“Those guys, as you’ve seen, they can score with lightning strikes; fast. But just being able milk some clock and let us get our legs under us, catch our breath, that’s a good thing also,” safety Tre Neal said. “We tell them all the time: We’re going to get stops. We’re going to get y’all the ball and score. And even when they don’t, we tell them not to worry about it.

“But we take pressure off each other. Things happen, we might give up points sometimes, they might turn it over, or get a three-and-out, but we let them know that we’ve got your back. Just be ready.”

Washington, Spielman OK: Frost confirmed after the game that freshman running back Maurice Washington and sophomore receiver JD Spielman should each be available going forward.

Washington started fast, racking up 69 yards on three carries, including a career-best 49-yarder, but didn’t return after the first quarter.

Frost said Washington has been dealing with a “lingering” issue. Spielman, meanwhile, has taken several hard shots over the season and sometimes wears a harness, but Frost has often lauded the diminutive receiver’s toughness.

“JD should be OK,” Frost said. “I think he’s going to be sore, but OK.”

Fast forward: It’s become old hat, but Nebraska took its first possession and scored a touchdown again Saturday.

That marks six straight weeks NU’s got the ball first and scored a touchdown, dating to a Sept. 29 loss to Purdue.

“I think it is tough for teams to get used to what we are doing,” senior running back Devine Ozigbo said. “I think we have so many weapons and so many ball fakes and just a bunch of ball movement that is hard to target. It is hard to understand everything that is going on at once. That confusion, and add in our tempo, I think it is just hard.

“Teams just have to give us a drive so that they can settle in.”

Martinez keeps rolling: Freshman quarterback Adrian Martinez totaled 345 offensive yards and accounted for four touchdowns. He might have played his first turnover-free game, too, had a slightly underthrown ball in the third quarter not bounced off a defensive back’s foot and into another’s arms.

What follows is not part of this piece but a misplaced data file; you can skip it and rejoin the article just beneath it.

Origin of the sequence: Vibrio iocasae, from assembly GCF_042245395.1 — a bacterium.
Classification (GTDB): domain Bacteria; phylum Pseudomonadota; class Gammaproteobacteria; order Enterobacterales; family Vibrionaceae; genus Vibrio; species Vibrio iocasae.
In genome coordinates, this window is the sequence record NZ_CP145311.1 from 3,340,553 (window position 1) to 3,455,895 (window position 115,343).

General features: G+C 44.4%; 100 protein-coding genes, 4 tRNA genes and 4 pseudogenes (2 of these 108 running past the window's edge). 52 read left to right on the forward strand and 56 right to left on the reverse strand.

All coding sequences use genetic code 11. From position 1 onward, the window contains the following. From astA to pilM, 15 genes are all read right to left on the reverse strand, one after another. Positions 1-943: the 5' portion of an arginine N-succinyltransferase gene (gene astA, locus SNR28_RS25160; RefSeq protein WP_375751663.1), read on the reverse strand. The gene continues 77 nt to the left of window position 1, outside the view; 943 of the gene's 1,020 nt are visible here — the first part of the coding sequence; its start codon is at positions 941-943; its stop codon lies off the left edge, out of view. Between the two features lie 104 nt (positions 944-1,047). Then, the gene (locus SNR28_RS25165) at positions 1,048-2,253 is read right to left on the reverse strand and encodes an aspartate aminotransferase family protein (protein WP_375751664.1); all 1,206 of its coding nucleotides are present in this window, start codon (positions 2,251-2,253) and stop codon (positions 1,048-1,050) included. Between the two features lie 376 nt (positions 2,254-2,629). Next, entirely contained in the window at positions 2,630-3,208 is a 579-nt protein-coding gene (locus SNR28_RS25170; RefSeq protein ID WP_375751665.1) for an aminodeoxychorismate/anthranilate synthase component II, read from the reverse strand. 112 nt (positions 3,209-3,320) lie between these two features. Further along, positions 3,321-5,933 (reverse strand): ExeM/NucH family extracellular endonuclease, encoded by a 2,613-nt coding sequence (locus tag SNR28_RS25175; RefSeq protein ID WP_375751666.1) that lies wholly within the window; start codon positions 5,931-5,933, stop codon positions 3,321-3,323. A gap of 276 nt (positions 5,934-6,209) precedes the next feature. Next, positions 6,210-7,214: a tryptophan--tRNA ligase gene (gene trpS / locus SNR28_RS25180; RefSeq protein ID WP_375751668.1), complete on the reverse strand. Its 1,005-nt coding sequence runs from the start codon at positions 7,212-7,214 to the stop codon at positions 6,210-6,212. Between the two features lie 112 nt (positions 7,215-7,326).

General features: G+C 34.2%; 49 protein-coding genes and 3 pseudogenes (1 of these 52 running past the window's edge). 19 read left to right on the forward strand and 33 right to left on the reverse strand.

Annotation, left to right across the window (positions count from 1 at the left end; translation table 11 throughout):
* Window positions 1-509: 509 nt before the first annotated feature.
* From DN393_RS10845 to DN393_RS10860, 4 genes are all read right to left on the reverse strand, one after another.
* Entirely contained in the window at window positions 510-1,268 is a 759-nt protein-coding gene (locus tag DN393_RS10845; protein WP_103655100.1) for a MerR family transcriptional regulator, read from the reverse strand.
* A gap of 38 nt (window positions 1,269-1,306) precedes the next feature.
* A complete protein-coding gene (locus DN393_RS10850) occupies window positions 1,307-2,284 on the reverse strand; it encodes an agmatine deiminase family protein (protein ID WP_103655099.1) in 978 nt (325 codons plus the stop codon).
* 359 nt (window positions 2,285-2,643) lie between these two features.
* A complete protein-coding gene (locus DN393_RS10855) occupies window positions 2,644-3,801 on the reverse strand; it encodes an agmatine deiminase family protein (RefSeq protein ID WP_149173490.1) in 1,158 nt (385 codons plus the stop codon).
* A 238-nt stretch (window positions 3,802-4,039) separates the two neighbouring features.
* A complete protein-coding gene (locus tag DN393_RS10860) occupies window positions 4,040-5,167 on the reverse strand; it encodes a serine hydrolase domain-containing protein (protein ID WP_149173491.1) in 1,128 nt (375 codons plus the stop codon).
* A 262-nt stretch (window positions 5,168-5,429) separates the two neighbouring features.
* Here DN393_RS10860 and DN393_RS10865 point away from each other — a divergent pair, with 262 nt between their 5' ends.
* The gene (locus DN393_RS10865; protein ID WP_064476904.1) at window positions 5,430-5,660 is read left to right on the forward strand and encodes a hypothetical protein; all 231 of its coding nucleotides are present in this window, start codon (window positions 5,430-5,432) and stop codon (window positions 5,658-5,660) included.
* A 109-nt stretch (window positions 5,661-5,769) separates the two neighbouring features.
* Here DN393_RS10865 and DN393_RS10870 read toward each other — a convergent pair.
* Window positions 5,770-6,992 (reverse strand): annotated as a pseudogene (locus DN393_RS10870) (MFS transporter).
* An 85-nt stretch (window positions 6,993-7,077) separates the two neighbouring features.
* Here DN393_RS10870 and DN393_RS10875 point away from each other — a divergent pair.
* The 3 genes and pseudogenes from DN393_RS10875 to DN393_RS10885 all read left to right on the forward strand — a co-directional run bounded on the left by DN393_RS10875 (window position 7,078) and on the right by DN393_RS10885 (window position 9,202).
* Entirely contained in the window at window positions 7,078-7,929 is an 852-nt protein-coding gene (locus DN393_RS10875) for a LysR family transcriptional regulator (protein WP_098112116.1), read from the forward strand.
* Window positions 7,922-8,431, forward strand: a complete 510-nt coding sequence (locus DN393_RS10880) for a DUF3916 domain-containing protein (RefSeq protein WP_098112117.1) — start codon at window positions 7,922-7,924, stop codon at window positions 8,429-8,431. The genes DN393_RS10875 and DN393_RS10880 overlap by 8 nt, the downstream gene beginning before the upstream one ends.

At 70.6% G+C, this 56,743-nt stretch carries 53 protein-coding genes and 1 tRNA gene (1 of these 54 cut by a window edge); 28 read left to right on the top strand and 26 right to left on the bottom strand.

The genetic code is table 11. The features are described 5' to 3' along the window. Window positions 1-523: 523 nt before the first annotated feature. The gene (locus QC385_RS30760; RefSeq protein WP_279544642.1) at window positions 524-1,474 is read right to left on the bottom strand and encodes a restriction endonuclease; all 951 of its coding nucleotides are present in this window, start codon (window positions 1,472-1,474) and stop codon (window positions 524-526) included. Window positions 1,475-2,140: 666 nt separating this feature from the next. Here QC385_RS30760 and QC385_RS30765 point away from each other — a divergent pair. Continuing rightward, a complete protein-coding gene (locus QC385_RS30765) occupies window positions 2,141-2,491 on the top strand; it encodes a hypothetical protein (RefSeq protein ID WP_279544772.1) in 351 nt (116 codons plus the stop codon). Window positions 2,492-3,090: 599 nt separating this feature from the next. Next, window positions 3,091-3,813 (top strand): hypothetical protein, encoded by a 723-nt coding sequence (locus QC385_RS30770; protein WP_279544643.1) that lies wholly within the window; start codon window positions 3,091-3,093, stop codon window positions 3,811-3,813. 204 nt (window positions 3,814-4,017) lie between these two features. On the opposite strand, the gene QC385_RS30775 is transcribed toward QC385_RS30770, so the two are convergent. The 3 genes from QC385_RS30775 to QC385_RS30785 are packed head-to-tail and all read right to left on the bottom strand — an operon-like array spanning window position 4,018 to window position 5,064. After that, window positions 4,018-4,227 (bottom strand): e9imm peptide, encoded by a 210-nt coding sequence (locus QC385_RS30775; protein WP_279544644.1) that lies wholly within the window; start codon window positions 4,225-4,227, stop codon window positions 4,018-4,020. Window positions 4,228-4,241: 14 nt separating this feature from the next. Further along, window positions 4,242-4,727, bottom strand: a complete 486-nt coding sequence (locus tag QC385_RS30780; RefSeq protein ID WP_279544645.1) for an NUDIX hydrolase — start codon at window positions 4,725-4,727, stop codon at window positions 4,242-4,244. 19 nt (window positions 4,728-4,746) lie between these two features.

“Adrian’s impressing me every week,” Frost said. "… There’s not going to be anybody better than him once he gets as good as he can be. He’s so fun to be on a team with because he was disappointed today that he didn’t play better.

“I don’t think he’s ever going to be happy until he plays a perfect game, which is never going to happen, so he’s going to be hungry.”

Martinez in his ninth start tied a school record held by Joe Ganz (2008) and Tommy Armstrong (2015) with his sixth 300-plus yard day. His 2,747 offensive yards is best ever by a Husker freshman — Martinez passed Taylor Martinez on Saturday — and ninth-best in school history.

Warner’s nice day: Redshirt freshman receiver Kade Warner had a career-high four catches for 20 yards. Being an Arizona guy and all, he did notice the cold, but he said it was bearable, thanks to his Nebraska-raised brethren.

“That’s the coldest game I’ve played in by far,” he said. “But it wasn’t as bad as I thought it was going to be. The guys from Nebraska taught me some tricks, you know, latex gloves under the gloves, double-shirt, all those tricks that I had never heard of.”

Contact the writer at pgabriel@journalstar.com or 402-473-7439. On Twitter @HuskerExtraPG.

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Sports writer

Parker joined the Journal Star as the University of Nebraska football beat writer in August 2017. He previously covered Montana State athletics for the Bozeman Daily Chronicle and graduated from the University of Wisconsin in 2012.

Husker basketball reporter

A Ravenna native, Chris covers the University of Nebraska men's basketball team and assists with football coverage. He spent nearly 10 years covering sports at the Kearney Hub and nearly four years at the Springfield News-Leader in Springfield, Mo.